Face it. Hospitals, just like restaurants, retail stores, and every other consumer-facing business, are subject to the opinions and experience of those who enter its doors.

And, while patient satisfaction in the ED isn’t directly tied to a hospital’s reimbursements, studies show that more than three-fourths of all unscheduled admissions — a major source of hospital revenue — come through the emergency department. That means that patient satisfaction scores are not only vital to an emergency department's reputation but also to the well-being of the entire hospital.

Rather than completely overhauling the practice, emergency medicine clinicians who provide an exceptional standard of care can improve patient satisfaction by using these ten tried-and-proven customer service techniques:

1. See Your Patient as Quickly as Possible

One of the chief complaints from patients has to do with the time it takes to see a doctor. To remedy that, see your patient as quickly as possible.

Set the expectation that you will be the fastest provider in the room by being present when the nurse first starts her assessment (or arriving even before she begins). You can bet the nurse and the patient will take notice.

2. Introduce Yourself

Another frequent complaint from patients is that, in the mix of providers and other staff they encountered during their visit, they were never told who the actual doctor was. An easy fix is to ensure that you introduce yourself clearly. Even better, take a second to write your name on a whiteboard in the room.

3. Apologize for Wait Times

Long wait times rank high on the list of patient complaints. Even if there isn’t much of a wait, start every conversation with an introduction and apology. “Hi, I am Dr. Richter. Sorry you had to wait — it’s been a busy day. What can I do for you?” is a good way to lessen a patient's frustration.

4. Sit Down

Several studies show that when a provider sits at the bedside, rather than stands while discussing a patient’s history, the patient perceives the provider has spent significantly more time with him. Sitting down also offers a spatial benefit, putting you and the patient on the same level, allowing you to have a conversation without being overbearing.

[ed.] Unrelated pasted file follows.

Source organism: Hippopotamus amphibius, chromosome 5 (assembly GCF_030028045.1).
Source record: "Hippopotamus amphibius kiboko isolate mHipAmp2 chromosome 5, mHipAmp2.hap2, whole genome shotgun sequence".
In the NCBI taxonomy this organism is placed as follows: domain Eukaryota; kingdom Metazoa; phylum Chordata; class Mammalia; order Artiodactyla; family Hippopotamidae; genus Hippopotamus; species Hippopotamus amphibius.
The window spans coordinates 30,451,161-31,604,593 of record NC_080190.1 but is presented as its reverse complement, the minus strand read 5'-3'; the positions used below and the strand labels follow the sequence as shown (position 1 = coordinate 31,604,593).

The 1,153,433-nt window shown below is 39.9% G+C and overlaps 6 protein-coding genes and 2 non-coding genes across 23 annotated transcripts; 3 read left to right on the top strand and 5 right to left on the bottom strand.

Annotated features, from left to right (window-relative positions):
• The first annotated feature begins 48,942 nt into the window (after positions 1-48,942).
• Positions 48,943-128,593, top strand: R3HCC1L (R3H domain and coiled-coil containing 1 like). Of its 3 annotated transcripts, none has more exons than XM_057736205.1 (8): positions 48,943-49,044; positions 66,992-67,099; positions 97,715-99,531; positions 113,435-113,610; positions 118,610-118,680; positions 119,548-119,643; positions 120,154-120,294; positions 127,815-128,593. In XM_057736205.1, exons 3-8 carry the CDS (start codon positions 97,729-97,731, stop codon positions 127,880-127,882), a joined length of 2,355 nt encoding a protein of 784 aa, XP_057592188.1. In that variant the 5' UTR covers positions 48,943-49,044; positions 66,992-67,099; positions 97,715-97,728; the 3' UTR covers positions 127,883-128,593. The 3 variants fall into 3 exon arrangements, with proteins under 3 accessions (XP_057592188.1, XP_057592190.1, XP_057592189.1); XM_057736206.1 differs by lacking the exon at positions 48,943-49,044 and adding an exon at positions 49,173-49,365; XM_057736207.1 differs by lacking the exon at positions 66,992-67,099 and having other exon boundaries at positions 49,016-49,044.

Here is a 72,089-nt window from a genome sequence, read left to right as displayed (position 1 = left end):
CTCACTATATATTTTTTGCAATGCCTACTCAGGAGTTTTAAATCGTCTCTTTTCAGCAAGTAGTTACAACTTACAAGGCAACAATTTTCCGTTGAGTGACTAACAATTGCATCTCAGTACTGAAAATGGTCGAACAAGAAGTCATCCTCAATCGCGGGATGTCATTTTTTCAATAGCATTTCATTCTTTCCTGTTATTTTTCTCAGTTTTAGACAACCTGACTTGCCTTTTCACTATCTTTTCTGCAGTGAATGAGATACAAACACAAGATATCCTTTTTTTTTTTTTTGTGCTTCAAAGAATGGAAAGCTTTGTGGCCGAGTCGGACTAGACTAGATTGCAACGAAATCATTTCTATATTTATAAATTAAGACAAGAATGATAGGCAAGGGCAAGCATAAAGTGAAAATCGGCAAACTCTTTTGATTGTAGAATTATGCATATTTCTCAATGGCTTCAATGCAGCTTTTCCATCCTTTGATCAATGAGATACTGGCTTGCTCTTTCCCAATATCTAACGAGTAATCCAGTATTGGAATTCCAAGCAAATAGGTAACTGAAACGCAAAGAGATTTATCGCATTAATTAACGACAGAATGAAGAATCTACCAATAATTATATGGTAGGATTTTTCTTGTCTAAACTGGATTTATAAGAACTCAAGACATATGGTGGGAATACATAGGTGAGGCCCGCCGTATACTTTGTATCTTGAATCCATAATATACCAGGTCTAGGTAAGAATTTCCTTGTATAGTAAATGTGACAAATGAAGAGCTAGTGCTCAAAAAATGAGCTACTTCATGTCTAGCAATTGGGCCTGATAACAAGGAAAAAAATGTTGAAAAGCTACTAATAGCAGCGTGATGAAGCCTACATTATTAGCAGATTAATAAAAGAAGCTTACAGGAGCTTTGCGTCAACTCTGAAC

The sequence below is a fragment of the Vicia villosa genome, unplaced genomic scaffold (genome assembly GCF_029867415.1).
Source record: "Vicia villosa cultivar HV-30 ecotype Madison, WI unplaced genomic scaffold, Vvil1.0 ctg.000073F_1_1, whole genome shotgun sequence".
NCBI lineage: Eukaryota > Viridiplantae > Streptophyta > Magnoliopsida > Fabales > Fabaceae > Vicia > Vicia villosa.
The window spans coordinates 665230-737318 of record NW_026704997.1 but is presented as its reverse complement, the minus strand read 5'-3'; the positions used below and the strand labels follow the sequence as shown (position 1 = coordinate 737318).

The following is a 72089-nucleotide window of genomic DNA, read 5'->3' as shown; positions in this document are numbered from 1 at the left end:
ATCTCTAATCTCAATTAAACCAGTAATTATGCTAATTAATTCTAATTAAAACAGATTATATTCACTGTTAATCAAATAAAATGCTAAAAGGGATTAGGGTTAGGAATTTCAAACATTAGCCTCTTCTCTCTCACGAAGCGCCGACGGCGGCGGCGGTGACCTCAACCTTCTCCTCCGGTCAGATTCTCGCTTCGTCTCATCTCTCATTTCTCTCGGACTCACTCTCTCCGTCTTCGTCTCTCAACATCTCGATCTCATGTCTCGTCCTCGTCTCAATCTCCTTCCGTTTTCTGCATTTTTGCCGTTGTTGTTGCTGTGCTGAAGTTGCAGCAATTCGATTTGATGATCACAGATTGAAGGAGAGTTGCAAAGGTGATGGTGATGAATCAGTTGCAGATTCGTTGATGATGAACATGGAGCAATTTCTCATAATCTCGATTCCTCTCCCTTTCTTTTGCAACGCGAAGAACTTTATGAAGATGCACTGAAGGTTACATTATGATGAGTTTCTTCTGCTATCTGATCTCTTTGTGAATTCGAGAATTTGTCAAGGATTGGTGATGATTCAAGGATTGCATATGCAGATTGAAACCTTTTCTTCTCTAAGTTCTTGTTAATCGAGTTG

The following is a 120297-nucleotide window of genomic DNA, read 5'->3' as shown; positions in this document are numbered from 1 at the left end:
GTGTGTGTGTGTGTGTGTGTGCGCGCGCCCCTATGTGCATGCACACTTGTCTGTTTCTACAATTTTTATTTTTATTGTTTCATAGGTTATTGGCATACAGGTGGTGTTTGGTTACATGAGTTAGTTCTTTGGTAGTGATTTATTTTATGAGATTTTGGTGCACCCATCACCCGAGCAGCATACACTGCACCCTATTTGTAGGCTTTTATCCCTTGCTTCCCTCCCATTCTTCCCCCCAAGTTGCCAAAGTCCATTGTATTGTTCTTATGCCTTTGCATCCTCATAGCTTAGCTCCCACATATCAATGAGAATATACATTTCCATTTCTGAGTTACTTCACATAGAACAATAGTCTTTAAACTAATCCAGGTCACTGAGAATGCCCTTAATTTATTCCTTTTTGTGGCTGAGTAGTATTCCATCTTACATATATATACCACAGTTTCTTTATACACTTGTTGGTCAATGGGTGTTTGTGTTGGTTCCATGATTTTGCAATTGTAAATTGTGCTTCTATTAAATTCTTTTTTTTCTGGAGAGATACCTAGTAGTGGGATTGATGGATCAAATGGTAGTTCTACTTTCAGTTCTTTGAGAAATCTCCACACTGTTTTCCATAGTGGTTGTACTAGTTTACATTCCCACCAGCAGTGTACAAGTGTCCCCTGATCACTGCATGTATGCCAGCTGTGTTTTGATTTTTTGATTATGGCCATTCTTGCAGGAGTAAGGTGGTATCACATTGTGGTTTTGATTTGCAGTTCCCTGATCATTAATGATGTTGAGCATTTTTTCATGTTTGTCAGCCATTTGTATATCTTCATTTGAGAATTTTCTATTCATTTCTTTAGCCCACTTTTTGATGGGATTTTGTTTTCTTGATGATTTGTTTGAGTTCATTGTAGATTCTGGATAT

5. Acknowledge Everyone in the Room

A common complaint coming from family members is that the doctor never looks at them. Make it a point to acknowledge any family or friends in the room, introduce yourself, and smile. The action denotes a sense of respect and courtesy.

6. Make Sincere Eye Contact

Accurate charting is exceptionally important, but avoid staring down at and writing in your chart the entire time you’re conversing with the patient. Look him or her in the eye when you ask questions and when you listen, and then look down to enter information.

7. Don't Skip the Exam

Patients feel better cared for when you listen to their heart and lungs even if the injury doesn't call for it. In the age of tests for everything, we often forget the power “laying on of hands” can have on a patient.

8. Be Available to Your Patients

Stop in your patients’ rooms periodically when you pass by on your way to something else — just to see if they need anything. Ask how they’re feeling and introduce yourself to any new family members. It only takes a second but is one of the most impactful things you can do to make them feel cared for.

9. Continually Explain Your Thoughts

Continuous communication with patients and their families is one sure way to improve satisfaction. Let them in on your differential diagnosis, what you think is likely and unlikely, and how you plan to narrow down the list. Let them know if you’re anticipating admission or discharge so they can begin to make plans.

For example:

“Well, your chest pain could be any number of things, but we’re going to try to narrow it down. You might have a problem with your heart or lungs, so we’re going to do a chest X-ray and some blood tests. It also might be a problem with your stomach or esophagus, such as heartburn. To be safe, we need to do several tests, and I may need to have another doctor see you just to make sure. Do you have any questions at this point?”

10. Explain the Test Results

When your labs and tests are back, and you have made a decision, discuss it with the patient and his family. Return to the room to let them know why you made a decision to admit or discharge, and explain the test results.

Sit down and answer any questions from the patient or family, and then finish your time with them by asking if they have any questions.

After you have answered these questions, ask if they have any more. Do this until they run out of questions. Finally, stand up, thank them for their patience, and ask if there is anything you could have done better to make their experience more positive.